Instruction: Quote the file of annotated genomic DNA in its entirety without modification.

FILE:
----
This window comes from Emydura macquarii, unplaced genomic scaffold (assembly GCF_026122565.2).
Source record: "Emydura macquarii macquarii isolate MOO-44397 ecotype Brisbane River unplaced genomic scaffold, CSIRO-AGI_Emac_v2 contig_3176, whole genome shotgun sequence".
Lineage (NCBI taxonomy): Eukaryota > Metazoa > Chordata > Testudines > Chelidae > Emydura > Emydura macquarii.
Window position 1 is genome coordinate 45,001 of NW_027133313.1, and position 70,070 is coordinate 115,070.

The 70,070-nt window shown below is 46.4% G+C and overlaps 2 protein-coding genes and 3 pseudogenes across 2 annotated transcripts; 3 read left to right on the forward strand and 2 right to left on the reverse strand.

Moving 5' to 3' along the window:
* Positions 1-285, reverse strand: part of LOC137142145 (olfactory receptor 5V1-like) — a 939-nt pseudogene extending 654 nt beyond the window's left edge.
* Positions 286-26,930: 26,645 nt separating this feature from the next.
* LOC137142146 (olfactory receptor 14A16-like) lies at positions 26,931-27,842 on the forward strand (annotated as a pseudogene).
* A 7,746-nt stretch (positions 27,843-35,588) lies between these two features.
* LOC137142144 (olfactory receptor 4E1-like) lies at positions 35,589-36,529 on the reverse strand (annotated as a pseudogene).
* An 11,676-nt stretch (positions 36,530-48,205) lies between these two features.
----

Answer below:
This window comes from Emydura macquarii, unplaced genomic scaffold (assembly GCF_026122565.2).
Source record: "Emydura macquarii macquarii isolate MOO-44397 ecotype Brisbane River unplaced genomic scaffold, CSIRO-AGI_Emac_v2 contig_3176, whole genome shotgun sequence".
Lineage (NCBI taxonomy): Eukaryota > Metazoa > Chordata > Testudines > Chelidae > Emydura > Emydura macquarii.
Window position 1 is genome coordinate 45,001 of NW_027133313.1, and position 70,070 is coordinate 115,070.

The 70,070-nt window shown below is 46.4% G+C and overlaps 2 protein-coding genes and 3 pseudogenes across 2 annotated transcripts; 3 read left to right on the forward strand and 2 right to left on the reverse strand.

Moving 5' to 3' along the window:
* Positions 1-285, reverse strand: part of LOC137142145 (olfactory receptor 5V1-like) — a 939-nt pseudogene extending 654 nt beyond the window's left edge.
* Positions 286-26,930: 26,645 nt separating this feature from the next.
* LOC137142146 (olfactory receptor 14A16-like) lies at positions 26,931-27,842 on the forward strand (annotated as a pseudogene).
* A 7,746-nt stretch (positions 27,843-35,588) lies between these two features.
* LOC137142144 (olfactory receptor 4E1-like) lies at positions 35,589-36,529 on the reverse strand (annotated as a pseudogene).
* An 11,676-nt stretch (positions 36,530-48,205) lies between these two features.